Like your mobile phone, a module based on LTE-M will try to hook up the network when it wants to transmit information; only when the two-way link is established will the information be transferred. The module is therefore certain that it has transmitted the information correctly.

In contrast to the Sigfox network, which operates more like a “broadcast ethernet”, the message to be transmitted is broadcast by the module and can be received by one or more antennas, which must listen permanently.
Thanks to redundancy, each functional message is actually sent 3 times by the protocol, and with an adequate antenna density, the messages are mostly received.
However, from the module’s point of view, this remains a non-deterministic sending, which poses strong business constraints. 
It should be added that it is possible to set up an acknowledgement system, by diverting the operating principle of the “downlink”, but this leads to over-consumption and remains a diverted use of the protocol.

Typically, a module operating with periodic message sending for example every 4 hours, can make a temperature reading at a faster period, for example every 15 min, to send the history at each cycle.
In the case of the LTE-M, it is possible to try to transfer, at each transmission cycle, the history of the temperature evolution measured since the last successful transfer, within the limit of the memory space of course.
With Sigfox this is impossible since it is not possible to know if the last transmission has been received correctly. You must therefore either systematically send back a history of fixed length at the risk of being redundant, or accept the possibility of losing information.

It is also important to understand that the need for tracking is closely linked to the value of the goods: the higher the value of the goods, the greater the need for tracking. In this context, it is very difficult to make an industrialist admit that the signal necessary for this tracking will just “maybe” be received.

In terms of consumption, by reducing the subject to a single message broadcast and without integrating roaming issues, we are at a ratio of 10 in favour of Sigfox. This may seem like a lot, but we are talking about very low consumption, which still allows several years of autonomy in LTE-M.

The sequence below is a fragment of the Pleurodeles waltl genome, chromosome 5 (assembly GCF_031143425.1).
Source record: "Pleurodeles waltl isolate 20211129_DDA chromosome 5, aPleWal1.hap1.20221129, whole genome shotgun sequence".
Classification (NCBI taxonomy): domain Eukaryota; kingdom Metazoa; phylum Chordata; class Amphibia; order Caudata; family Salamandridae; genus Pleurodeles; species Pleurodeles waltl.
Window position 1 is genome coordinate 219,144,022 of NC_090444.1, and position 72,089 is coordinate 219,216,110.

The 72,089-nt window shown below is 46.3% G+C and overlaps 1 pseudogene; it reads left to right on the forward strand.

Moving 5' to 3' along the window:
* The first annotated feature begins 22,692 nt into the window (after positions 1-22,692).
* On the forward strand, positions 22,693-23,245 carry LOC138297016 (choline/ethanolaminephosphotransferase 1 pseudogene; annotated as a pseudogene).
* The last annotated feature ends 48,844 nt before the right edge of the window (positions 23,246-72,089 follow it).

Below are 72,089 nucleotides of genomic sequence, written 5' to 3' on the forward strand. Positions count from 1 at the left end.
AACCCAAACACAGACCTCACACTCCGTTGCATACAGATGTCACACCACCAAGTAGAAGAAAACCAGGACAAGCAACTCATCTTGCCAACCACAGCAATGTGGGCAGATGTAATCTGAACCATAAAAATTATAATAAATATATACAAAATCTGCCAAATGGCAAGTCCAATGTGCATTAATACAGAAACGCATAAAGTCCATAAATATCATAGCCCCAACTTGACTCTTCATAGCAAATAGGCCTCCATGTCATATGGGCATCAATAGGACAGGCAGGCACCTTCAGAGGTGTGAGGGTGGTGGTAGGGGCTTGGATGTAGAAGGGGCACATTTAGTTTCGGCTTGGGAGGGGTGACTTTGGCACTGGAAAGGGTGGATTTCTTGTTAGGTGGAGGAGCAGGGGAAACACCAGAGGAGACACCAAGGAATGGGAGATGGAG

Not to mention that by integrating the roaming issue, which is costly in terms of autonomy on the Sigfox side, and a message size greater than 12 bytes in our calculations, this ratio decreases significantly.

4.    But how much does it cost ?

When talking about cost, a distinction must be made between two things, the material cost of the electronic components needed to use a technology and the cost of use, i.e. the subscription taken out with the operator(s) supplying that technology.

Concerning material costs, taking into account all the necessary components, and not only transceivers, we are around 4 euros* for Sigfox Monarch technology against 12 euros* for LTE-M (with 2G fallback = switch to GSM network if no LTE-M).

The subject of the subscription is a little more complex: on the Sigfox side, it is necessary to count at least 8 euros* per year; on the LTE-M operator side, it will depend on the desired coverage, by choosing a coverage of about forty countries in order to make the comparison with Sigfox simpler, we arrive at an annual cost of 15 euros*.
Be careful however, the coverage of these forty countries is not yet entirely done in LTE-M, at the moment only about fifteen countries offer this technology in roaming, the transmission in the other countries goes through the 2G network.

* these prices are given as an indication, they do not take into account volumes or particular negotiations; the idea here is more to provide orders of magnitude for comparison.

Conclusion

We have just seen here the main reasons that led us to choose GSM and its evolution to LTE-M.
Of course, depending on the specific needs of a project and especially on the evolution of the market, this choice may be questioned.
However, we know that LTE-M deployments, which physically builds on the existing 4G infrastructure, is growing in many countries and immediately benefits from existing roaming agreements as soon as it is activated; this confirms our choice.
Moreover, NB-IoT, which is on paper more economical than LTE-M from a consumption point of view, remains usable in the future since the module we have selected manages both technologies and the frequency bands used are close.

by Nicolas Séjourné